To a great extent, how you approach investing is a lot about how you deal with four unknowns: longevity, inflation, market returns and tax policy. In this article, we break down each of these unknowns, and offer suggestions for ways that may help insulate you from their risks.
No one knows for certain how long they’ll live, although we do know what can help us live longer. Genes play an outsize role, as does eating healthy, not smoking, exercising and managing stress. Even where you live — down to the ZIP code — may have an influence on your life expectancy.
Reflecting the recent mortality distortions caused by the global pandemic, a girl born in the United States in 2020 can expect to live an average of 80.2 years, and a boy 74.5 years. On the other hand, the United Nations is predicting the number of centenarians in developed and developing countries will rise to about 573,000 in 2021 (the US has more centenarians than anywhere else in the world, at about 97,000). To support a retirement that could last for 20, 30 or 40 years, you need to create a financial plan that considers your life expectancy and supports that timeframe with a well-constructed, diversified investment portfolio. In our financial plans, we regularly project life expectancies to at least age 90.
There’s been lots of news about rising prices lately, but you don’t need to turn on the TV or pick up a paper to see the impact — we’re all paying more at the pump and grocery store. Most economists agree that supply-chain disruptions and pent-up consumer demand are the major causes. What’s less understood is how long this bout of inflation will last. There are some early signs that many of the supply-chain issues may have peaked in October 2021 and, as a result, prices could start coming down in mid-2022.
Further clouding the economic picture are rising interest rates. This introduced more volatility into the stock market in January, as some investors shift their allocations away from riskier investments. As always, we believe having a well-diversified core allocation of stocks and bonds is the best way to navigate inflationary periods. This may be time to broaden your investment toolkit to add exposure to asset classes that are not as sensitive to inflation or rising interest rates.
No one has ever been able to consistently predict what the stock market in total will do over the next 30 days, six months or a year. But history shows that over longer periods of time, say five, 10 or 20 years, stocks have advanced (although past performance is no guarantee of future results).
What makes the present market environment so unpredictable is that we’ve had such a long period of rising stock prices, it requires continued strong earnings growth to maintain high valuations. This may not be sustainable forever. Trees don’t grow to the sky, and eventually, markets correct as part of a normal cycle. However, trying to time when the best time to get in or out of the market is nearly impossible to do with any regularity. That’s why we believe that an investment portfolio has to start with something you can control: Defining your goals and defining how much you’ll need to make them a reality.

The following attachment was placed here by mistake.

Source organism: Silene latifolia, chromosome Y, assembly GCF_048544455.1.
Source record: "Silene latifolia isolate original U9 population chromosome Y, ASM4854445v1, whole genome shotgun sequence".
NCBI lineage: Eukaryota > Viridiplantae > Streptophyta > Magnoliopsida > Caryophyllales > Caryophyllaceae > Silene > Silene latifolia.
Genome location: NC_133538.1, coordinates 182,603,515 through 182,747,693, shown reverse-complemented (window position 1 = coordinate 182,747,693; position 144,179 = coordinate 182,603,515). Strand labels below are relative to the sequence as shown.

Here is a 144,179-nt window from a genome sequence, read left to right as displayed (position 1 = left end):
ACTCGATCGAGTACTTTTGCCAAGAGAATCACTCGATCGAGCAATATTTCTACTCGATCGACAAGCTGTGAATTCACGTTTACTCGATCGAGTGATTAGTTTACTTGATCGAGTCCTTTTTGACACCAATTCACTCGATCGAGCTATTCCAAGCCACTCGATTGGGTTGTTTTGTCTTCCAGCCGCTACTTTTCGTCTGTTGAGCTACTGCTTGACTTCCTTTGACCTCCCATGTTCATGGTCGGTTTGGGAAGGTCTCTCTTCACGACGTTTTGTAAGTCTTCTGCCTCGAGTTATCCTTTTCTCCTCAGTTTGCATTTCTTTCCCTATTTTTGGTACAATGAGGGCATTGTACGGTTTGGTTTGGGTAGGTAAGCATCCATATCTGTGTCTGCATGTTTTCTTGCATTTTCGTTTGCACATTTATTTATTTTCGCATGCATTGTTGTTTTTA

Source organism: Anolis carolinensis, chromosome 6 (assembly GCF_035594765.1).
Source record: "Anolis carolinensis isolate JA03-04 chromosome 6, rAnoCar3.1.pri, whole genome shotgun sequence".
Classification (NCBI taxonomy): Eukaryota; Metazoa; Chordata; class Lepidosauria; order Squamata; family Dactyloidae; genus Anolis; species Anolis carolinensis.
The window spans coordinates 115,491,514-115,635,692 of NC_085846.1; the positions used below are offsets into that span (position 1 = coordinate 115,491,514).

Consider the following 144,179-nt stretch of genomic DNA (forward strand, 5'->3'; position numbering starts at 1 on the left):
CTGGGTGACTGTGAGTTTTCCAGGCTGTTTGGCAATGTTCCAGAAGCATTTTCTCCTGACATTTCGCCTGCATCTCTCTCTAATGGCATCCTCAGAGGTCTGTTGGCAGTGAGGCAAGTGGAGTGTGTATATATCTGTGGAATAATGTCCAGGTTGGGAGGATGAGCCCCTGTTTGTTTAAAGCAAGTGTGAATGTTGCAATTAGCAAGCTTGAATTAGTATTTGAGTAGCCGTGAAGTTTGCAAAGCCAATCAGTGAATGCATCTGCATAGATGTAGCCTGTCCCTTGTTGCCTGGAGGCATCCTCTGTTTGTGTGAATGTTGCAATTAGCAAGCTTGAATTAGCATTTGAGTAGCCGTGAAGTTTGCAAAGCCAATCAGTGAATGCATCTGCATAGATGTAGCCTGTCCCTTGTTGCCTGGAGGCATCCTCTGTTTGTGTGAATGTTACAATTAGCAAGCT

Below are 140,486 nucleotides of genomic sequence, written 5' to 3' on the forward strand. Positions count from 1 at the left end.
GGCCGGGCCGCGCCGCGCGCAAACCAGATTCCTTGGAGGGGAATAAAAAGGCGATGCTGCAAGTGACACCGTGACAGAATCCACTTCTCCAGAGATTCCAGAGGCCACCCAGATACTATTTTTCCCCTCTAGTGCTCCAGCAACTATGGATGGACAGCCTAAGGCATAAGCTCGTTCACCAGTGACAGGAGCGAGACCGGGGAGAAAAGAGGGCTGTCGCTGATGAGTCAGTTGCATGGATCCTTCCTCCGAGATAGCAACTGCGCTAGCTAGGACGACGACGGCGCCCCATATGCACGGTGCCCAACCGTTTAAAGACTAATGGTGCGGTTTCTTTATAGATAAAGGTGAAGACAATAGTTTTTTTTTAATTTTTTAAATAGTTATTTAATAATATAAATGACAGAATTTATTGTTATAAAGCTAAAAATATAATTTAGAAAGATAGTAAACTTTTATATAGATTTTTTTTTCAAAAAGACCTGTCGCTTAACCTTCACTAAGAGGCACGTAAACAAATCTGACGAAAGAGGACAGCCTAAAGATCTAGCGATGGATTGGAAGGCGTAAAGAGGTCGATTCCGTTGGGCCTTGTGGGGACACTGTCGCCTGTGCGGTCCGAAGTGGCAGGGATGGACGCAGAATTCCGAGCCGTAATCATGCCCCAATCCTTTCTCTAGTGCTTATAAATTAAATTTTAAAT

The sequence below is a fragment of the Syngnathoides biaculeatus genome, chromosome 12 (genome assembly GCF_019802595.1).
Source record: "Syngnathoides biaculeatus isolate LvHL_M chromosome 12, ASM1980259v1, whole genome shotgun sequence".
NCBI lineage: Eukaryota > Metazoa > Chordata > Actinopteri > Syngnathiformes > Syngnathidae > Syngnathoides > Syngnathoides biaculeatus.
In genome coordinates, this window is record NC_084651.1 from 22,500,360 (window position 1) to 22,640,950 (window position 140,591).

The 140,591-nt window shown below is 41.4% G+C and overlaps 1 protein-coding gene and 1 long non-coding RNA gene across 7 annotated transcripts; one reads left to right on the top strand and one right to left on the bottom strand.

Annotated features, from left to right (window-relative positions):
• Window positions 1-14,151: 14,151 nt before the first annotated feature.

Tax policy is one of the most complex and opaque cogs in the US economic system. If you make decisions about your money based on the belief that tax policy remains static or predictable, eventually you may be caught off guard.
Managing your current and future tax burden is a big part of retirement planning, as state and income taxes, property taxes and estate taxes all affect how much of your money you’ll keep. We recommend diversifying your assets by tax location, which may help you improve your financial position no matter whether taxes are high or low.
Preparing for a successful retirement outcome depends on a number of factors, some of which you can control, and some you can’t. What’s out of your direct control are the performance of the markets, interest rates, inflation and tax policy. In your control are your ability to earn an income; your assets and liabilities; your current savings, investments and living expenses; and your health. Putting your energy and focus into what you can control is age-old wisdom, and just as true in today’s uncertain world.
The opinions voiced in this material are for general information only and are not intended to provide specific advice or recommendations for any individual.
Bruce Helmer and Peg Webb are financial advisers at Wealth Enhancement Group and co-hosts of “Your Money” on WCCO 830 AM on Sunday mornings. Email Bruce and Peg at firstname.lastname@example.org. Securities offered through LPL Financial, member FINRA/SIPC. Advisory services offered through Wealth Enhancement Advisory Services, LLC, a registered investment adviser. Wealth Enhancement Group and Wealth Enhancement Advisory Services are separate entities from LPL Financial.